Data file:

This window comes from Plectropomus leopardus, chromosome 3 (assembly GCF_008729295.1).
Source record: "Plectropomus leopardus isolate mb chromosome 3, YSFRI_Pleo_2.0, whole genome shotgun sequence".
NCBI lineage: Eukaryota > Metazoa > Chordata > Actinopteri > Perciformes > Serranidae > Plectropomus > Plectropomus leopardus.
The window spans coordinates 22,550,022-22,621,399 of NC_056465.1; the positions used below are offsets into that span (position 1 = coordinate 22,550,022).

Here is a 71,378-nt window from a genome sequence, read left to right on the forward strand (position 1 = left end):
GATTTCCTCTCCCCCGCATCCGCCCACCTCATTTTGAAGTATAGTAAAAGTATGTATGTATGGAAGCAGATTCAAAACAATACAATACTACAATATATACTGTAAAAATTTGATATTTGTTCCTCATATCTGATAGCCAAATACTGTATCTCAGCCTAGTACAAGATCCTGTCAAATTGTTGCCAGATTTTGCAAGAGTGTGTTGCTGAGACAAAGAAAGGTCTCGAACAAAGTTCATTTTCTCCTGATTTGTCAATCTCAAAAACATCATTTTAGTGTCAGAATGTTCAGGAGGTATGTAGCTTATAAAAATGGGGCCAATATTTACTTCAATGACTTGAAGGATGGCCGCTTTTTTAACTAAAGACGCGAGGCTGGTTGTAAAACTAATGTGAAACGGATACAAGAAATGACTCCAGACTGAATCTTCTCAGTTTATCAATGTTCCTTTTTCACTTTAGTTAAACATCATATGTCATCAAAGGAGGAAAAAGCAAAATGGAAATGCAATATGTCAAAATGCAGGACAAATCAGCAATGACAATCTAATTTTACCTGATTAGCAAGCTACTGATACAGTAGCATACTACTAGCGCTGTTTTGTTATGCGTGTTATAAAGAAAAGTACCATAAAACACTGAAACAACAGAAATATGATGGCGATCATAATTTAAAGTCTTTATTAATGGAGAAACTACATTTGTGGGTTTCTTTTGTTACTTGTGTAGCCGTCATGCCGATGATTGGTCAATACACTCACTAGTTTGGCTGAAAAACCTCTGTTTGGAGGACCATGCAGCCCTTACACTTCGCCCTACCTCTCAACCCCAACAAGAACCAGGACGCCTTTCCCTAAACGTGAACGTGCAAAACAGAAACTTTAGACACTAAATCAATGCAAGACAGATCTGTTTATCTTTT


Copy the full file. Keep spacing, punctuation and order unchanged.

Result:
This window comes from Plectropomus leopardus, chromosome 3 (assembly GCF_008729295.1).
Source record: "Plectropomus leopardus isolate mb chromosome 3, YSFRI_Pleo_2.0, whole genome shotgun sequence".
NCBI lineage: Eukaryota > Metazoa > Chordata > Actinopteri > Perciformes > Serranidae > Plectropomus > Plectropomus leopardus.
The window spans coordinates 22,550,022-22,621,399 of NC_056465.1; the positions used below are offsets into that span (position 1 = coordinate 22,550,022).

Here is a 71,378-nt window from a genome sequence, read left to right on the forward strand (position 1 = left end):
GATTTCCTCTCCCCCGCATCCGCCCACCTCATTTTGAAGTATAGTAAAAGTATGTATGTATGGAAGCAGATTCAAAACAATACAATACTACAATATATACTGTAAAAATTTGATATTTGTTCCTCATATCTGATAGCCAAATACTGTATCTCAGCCTAGTACAAGATCCTGTCAAATTGTTGCCAGATTTTGCAAGAGTGTGTTGCTGAGACAAAGAAAGGTCTCGAACAAAGTTCATTTTCTCCTGATTTGTCAATCTCAAAAACATCATTTTAGTGTCAGAATGTTCAGGAGGTATGTAGCTTATAAAAATGGGGCCAATATTTACTTCAATGACTTGAAGGATGGCCGCTTTTTTAACTAAAGACGCGAGGCTGGTTGTAAAACTAATGTGAAACGGATACAAGAAATGACTCCAGACTGAATCTTCTCAGTTTATCAATGTTCCTTTTTCACTTTAGTTAAACATCATATGTCATCAAAGGAGGAAAAAGCAAAATGGAAATGCAATATGTCAAAATGCAGGACAAATCAGCAATGACAATCTAATTTTACCTGATTAGCAAGCTACTGATACAGTAGCATACTACTAGCGCTGTTTTGTTATGCGTGTTATAAAGAAAAGTACCATAAAACACTGAAACAACAGAAATATGATGGCGATCATAATTTAAAGTCTTTATTAATGGAGAAACTACATTTGTGGGTTTCTTTTGTTACTTGTGTAGCCGTCATGCCGATGATTGGTCAATACACTCACTAGTTTGGCTGAAAAACCTCTGTTTGGAGGACCATGCAGCCCTTACACTTCGCCCTACCTCTCAACCCCAACAAGAACCAGGACGCCTTTCCCTAAACGTGAACGTGCAAAACAGAAACTTTAGACACTAAATCAATGCAAGACAGATCTGTTTATCTTTT